Report on the Lecture, “Media, Motion and Transportation: -An Archeological Research-” by Prof. Huhtamo
On December 15th, 2018, Prof. Erkki Huhtamo gave a lecture entitled, “Media, Motion and Transportation: An Archeological Research”, which was interpreted and moderated by Prof. Hiroshi Yoshioka at the Inamori Center. Prof. Huhtamo teaches design and media art at UCLA and is well-known as one of the founders of media archeology.
The lecture began with an illustration from the 19th century depicting the composer Franz Schubert looking through a kaleidoscope, which was popular at that time. He is bumping into a man on a bicycle without pedals, which was also popular at that time. The illustration is from 200 years ago, yet similar scenes can be seen on university campuses in California if the kaleidoscope is replaced with a smartphone and the bicycle with an “eScooter”, which is controversial.
“Media archeology” is a very interesting study in which, for instance, the fact that a certain relationship between media and humans is not as new as we assume it to be. Media archeology is supported by historical facts and shows how the relationships date back to old origins.
The theme of the lecture was the relationship between media and transportation. Media devices, such as TVs and computers, used to be placed in specific locations. However, this is a golden age of mobile devices in which they have become smaller and more mobile. Using smartphones, Uber emerged as a new means of transportation.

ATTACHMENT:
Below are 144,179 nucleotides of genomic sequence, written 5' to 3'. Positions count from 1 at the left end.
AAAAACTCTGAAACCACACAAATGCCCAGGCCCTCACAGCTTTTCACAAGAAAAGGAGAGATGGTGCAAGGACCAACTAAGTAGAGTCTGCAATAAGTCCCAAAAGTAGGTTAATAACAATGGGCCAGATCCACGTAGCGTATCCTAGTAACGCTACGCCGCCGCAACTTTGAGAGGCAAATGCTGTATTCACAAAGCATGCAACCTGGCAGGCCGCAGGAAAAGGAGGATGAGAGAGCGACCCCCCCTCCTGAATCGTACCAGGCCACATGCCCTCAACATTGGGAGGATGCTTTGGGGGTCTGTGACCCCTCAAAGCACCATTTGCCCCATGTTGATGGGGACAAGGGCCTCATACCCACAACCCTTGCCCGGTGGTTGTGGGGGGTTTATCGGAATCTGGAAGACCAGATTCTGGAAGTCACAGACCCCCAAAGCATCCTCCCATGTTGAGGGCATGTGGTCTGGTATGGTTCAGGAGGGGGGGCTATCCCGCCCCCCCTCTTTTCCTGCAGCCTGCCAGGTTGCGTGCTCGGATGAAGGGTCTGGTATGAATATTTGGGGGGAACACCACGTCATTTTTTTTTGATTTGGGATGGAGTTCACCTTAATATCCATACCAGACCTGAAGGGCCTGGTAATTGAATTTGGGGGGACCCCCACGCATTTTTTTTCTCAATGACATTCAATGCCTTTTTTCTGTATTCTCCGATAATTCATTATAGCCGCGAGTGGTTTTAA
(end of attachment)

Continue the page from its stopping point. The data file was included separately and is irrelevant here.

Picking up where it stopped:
Prof. Huhtamo discussed eSchooters and automated driving taxis that resemble large flying drones. Automated taxis are still at an experimental stage, but eScooters are becoming very popular among young people in the US. The eScooter share is on the rise because of its convenience and ecology. However, they have problematic sides as well: parked scooters obstruct traffic and there have been accidents. Japan has not yet introduced the system. Some of the related issues are similar to those that emerged with automated driving. We will face various issues concerning the future of media and transportation.
The audience included students, researchers and members of the general public. Some of the questions were “Can eSchooters be carried onto buses and trains?”, “What is the origin of the term ‘last mile’?”, “How would you make use of past research?” and “Can new technology make people happy?”. The participants had an active exchange of questions and answers with Prof. Huhtamo.